The massive mine-waste cleanup in the Coeur d’Alene River Basin will be broadened to make sure ecological contamination is addressed along with human health risks, officials from the U.S. Environmental Protection Agency said Tuesday.
In 1983, the EPA listed the Bunker Hill mining site in the Silver Valley – a 21-square-mile area referred to as “the Box” – as a Superfund site because of heavy metals contamination resulting from a century of mining activities.
In 2002, the agency issued a “record of decision” – essentially a roadmap for the cleanup – to address areas beyond the Box, throughout the 1,500-square-mile Coeur d’Alene Basin.
“In the Box, we’ve completed a lot of cleanup there. Most of that cleanup is related to human health,” said Angela Chung, the EPA’s basin cleanup team leader. “We called that Phase I. We are now looking at what we’re going to do as part of Phase II. (It) is meant to address more of the eco-concerns, specifically, dissolved zinc contamination in groundwater and surface water.”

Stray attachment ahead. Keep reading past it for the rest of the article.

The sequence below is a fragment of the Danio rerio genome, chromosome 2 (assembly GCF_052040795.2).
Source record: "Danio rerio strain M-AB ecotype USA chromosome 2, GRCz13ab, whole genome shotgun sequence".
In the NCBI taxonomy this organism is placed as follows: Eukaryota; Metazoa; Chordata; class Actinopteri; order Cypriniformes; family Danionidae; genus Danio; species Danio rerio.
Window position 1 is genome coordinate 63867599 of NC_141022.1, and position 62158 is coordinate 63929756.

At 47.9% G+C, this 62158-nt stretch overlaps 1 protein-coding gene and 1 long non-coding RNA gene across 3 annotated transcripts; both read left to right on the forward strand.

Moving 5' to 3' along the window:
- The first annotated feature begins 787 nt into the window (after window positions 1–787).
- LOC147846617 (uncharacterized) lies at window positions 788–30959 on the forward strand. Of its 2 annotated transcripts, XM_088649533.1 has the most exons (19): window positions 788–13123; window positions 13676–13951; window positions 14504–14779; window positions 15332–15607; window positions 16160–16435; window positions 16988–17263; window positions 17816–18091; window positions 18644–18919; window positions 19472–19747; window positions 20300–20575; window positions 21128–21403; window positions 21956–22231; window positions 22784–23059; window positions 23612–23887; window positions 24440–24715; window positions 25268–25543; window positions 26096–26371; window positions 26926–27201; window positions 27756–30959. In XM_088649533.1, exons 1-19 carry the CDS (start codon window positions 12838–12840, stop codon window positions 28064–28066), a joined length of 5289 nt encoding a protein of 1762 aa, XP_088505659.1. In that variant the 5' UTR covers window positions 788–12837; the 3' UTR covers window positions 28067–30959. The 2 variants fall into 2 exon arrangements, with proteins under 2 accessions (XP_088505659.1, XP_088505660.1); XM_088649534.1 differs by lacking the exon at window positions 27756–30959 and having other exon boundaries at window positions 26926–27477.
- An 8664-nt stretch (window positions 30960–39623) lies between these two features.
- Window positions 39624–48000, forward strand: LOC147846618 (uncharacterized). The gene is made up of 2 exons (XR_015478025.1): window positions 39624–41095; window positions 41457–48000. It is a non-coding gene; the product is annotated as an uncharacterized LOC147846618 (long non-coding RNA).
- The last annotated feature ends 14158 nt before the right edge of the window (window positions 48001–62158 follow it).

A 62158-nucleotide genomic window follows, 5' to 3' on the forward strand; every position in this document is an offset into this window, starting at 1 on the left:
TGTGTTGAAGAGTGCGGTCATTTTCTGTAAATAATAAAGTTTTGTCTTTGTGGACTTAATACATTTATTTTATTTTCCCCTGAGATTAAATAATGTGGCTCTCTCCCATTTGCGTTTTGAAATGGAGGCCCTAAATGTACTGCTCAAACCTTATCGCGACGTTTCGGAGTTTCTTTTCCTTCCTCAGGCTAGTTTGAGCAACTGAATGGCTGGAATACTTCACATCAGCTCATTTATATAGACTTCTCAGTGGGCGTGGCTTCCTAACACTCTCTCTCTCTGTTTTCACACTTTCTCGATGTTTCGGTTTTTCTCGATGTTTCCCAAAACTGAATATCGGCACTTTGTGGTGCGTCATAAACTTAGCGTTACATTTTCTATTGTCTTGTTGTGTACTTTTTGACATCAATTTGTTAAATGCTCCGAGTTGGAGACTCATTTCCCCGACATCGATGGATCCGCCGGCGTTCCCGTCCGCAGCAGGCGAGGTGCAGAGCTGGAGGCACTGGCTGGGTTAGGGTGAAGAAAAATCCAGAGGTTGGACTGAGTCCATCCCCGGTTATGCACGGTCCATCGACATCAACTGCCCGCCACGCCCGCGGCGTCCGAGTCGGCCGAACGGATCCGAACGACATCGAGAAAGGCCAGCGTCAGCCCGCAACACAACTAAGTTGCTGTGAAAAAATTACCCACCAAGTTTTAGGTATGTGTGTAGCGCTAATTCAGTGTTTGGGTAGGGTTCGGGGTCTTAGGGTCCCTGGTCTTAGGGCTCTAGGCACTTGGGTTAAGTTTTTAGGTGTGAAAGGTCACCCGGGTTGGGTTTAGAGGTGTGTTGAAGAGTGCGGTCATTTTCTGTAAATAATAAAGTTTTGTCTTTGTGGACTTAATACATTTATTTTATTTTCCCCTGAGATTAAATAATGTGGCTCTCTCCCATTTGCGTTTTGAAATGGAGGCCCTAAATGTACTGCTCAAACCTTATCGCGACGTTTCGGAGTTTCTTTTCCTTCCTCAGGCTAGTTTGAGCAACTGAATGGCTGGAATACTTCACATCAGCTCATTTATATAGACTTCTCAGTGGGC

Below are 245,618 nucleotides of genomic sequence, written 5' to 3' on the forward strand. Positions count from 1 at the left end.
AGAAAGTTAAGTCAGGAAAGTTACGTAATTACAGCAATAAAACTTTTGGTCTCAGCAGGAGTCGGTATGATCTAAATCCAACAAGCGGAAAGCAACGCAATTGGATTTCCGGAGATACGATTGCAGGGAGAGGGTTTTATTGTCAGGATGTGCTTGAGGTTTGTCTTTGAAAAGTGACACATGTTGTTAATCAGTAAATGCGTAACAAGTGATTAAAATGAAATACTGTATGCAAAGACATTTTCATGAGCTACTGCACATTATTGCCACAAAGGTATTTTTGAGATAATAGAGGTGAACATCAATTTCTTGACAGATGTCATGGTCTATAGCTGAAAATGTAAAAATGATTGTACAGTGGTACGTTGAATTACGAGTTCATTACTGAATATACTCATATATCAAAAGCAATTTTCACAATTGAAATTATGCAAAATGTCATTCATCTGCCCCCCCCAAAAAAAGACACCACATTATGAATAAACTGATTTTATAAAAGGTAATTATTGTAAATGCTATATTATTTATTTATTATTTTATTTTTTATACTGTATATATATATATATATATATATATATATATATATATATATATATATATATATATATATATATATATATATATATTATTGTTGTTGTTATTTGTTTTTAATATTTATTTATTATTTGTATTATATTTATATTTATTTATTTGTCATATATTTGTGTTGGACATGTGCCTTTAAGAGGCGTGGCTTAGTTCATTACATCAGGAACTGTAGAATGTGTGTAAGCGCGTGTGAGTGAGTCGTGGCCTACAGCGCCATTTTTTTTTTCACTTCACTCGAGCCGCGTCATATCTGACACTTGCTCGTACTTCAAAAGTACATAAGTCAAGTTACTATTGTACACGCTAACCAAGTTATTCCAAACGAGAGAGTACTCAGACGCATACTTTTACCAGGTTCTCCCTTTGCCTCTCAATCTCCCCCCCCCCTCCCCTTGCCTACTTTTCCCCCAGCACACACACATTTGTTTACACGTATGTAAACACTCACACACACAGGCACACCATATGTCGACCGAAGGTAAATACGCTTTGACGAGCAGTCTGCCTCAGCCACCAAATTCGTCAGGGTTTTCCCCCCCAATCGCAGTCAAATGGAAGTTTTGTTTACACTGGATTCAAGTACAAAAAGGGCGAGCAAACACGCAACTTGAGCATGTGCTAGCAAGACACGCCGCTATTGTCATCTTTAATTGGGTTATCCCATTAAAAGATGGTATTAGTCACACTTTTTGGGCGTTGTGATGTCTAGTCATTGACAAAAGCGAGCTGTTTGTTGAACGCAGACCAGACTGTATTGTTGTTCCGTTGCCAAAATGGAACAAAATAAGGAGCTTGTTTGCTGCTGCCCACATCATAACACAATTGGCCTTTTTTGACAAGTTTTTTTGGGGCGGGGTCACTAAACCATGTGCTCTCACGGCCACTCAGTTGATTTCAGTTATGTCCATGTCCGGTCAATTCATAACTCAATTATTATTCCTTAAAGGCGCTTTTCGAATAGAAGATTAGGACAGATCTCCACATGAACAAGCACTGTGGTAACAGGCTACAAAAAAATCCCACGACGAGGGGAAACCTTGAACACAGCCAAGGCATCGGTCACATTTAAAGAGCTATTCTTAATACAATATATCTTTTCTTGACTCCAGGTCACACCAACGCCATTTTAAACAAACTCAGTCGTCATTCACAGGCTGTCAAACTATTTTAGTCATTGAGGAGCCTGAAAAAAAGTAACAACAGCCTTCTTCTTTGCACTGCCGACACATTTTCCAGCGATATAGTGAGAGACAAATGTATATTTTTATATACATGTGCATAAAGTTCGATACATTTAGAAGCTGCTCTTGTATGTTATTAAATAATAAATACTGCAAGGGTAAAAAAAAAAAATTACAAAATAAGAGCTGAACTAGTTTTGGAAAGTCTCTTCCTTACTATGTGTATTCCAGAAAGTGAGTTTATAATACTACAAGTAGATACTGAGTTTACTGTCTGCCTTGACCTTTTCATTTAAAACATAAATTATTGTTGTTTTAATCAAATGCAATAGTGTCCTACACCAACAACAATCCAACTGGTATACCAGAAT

Part of the reason for the wider focus was a 2005 recommendation from the National Academy of Sciences calling on the EPA to treat the basin cleanup more holistically – that is, as an entire, interconnected area. The record of decision will be changed to reflect that new goal, Chung said.
“The source of a lot of the problems in the lower basin come from the upper basin,” said Terry Harwood, executive director of the Basin Environmental Improvement Project Commission, created by state legislation in 2001 to oversee the cleanup. “This high water we had this year? The (contaminated) material came down again. It’s just pervasive. It’s all over in the whole basin.”
Recreation sites that have been cleaned include boat launches and parking areas along the Coeur d’Alene River, and at Rose, Anderson, Thompson and Killarney lakes, said Ed Moreen, an EPA environmental protection specialist in the Coeur d’Alene field office.
Moreen said that in Phase II of the project, the EPA will try to better understand the ecosystem in the lower river basin, stretching west from the Silver Valley to Lake Coeur d’Alene, to determine what cleanup projects should take priority.
The EPA collected sediment samples this spring, he said, after high waters receded, and found high levels of metals contamination.
“The material coming in at the confluence of the South Fork and the North Fork (of the Coeur d’Alene River) was contaminated,” Moreen said.
“But we also found that we had higher levels of contamination that were further downstream. It’s getting picked up and transported. … That’s really the focus of that lower basin … we want to enhance our understanding of that system.”
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